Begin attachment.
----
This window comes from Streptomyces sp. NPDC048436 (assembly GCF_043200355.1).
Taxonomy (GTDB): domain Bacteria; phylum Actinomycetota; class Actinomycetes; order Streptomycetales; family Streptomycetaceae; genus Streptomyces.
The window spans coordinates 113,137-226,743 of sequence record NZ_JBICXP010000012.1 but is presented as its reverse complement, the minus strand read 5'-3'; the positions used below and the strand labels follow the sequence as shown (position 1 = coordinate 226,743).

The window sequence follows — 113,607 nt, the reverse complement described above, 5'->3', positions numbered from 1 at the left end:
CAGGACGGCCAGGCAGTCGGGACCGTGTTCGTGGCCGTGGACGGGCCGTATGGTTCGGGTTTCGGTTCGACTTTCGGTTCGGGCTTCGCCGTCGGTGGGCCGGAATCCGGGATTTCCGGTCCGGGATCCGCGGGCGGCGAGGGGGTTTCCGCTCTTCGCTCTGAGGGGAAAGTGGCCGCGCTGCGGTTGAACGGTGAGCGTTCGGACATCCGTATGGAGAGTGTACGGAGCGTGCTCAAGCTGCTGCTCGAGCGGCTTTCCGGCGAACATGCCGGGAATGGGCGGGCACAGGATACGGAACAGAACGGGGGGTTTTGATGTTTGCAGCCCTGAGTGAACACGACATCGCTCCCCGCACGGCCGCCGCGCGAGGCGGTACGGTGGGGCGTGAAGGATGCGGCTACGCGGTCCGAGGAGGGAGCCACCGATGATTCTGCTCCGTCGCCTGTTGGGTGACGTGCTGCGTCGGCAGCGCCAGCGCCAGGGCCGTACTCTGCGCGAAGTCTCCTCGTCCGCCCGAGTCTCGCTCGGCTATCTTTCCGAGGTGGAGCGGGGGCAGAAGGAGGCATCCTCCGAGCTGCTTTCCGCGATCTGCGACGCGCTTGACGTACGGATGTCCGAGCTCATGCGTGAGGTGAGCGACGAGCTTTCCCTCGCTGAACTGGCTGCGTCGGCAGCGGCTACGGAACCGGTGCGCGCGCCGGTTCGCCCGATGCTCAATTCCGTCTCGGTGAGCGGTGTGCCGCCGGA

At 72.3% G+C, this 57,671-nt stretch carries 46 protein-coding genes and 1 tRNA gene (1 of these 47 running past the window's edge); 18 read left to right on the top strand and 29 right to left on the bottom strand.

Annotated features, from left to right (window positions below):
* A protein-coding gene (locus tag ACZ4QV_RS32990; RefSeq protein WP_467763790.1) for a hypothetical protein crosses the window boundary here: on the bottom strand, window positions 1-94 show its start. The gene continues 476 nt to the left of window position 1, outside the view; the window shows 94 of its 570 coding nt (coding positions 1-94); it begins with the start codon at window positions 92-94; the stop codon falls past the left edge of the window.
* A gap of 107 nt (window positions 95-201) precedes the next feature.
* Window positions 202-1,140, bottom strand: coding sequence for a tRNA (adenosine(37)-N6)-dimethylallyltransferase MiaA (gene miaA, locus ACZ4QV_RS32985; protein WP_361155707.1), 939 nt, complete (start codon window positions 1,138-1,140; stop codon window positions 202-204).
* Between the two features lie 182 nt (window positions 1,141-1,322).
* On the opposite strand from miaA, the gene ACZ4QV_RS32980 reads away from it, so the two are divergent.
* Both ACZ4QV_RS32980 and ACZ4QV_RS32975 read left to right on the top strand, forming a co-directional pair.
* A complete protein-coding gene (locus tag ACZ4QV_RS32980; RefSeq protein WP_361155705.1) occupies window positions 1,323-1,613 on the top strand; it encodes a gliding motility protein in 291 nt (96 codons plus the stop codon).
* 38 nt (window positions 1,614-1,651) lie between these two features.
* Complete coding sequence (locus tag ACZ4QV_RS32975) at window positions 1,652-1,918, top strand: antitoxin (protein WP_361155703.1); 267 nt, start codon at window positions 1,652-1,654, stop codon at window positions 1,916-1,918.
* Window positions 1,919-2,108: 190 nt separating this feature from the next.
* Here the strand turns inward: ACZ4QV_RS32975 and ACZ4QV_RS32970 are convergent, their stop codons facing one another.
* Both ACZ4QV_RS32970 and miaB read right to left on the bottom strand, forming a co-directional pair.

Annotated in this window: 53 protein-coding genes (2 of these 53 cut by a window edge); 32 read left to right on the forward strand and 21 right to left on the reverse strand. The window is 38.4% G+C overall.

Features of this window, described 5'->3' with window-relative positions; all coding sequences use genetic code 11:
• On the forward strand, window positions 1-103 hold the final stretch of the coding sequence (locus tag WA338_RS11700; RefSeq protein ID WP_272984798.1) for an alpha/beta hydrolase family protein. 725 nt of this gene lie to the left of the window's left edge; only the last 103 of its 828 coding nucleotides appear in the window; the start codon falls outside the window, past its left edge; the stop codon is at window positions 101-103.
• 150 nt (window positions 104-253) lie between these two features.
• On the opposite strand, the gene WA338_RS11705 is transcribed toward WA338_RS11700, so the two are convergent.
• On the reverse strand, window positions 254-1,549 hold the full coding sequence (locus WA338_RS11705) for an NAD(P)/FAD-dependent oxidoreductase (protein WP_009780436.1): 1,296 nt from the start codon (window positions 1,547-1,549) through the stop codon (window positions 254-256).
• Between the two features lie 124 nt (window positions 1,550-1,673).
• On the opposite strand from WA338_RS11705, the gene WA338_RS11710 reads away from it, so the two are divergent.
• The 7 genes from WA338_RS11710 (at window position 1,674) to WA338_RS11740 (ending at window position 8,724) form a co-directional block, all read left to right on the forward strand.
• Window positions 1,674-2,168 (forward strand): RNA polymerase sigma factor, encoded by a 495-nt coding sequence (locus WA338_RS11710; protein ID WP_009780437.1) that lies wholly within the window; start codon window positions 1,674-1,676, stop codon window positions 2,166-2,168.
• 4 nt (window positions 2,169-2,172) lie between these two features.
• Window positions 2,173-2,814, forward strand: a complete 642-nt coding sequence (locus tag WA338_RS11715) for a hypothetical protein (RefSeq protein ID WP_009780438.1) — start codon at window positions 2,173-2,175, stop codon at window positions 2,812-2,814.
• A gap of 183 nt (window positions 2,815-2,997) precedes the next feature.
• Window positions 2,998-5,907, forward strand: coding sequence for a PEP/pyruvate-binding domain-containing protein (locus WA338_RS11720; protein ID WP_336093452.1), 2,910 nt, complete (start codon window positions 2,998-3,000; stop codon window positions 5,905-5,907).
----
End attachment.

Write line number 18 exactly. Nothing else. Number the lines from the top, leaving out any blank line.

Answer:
* Here the strand turns inward: ACZ4QV_RS32975 and ACZ4QV_RS32970 are convergent, their stop codons facing one another.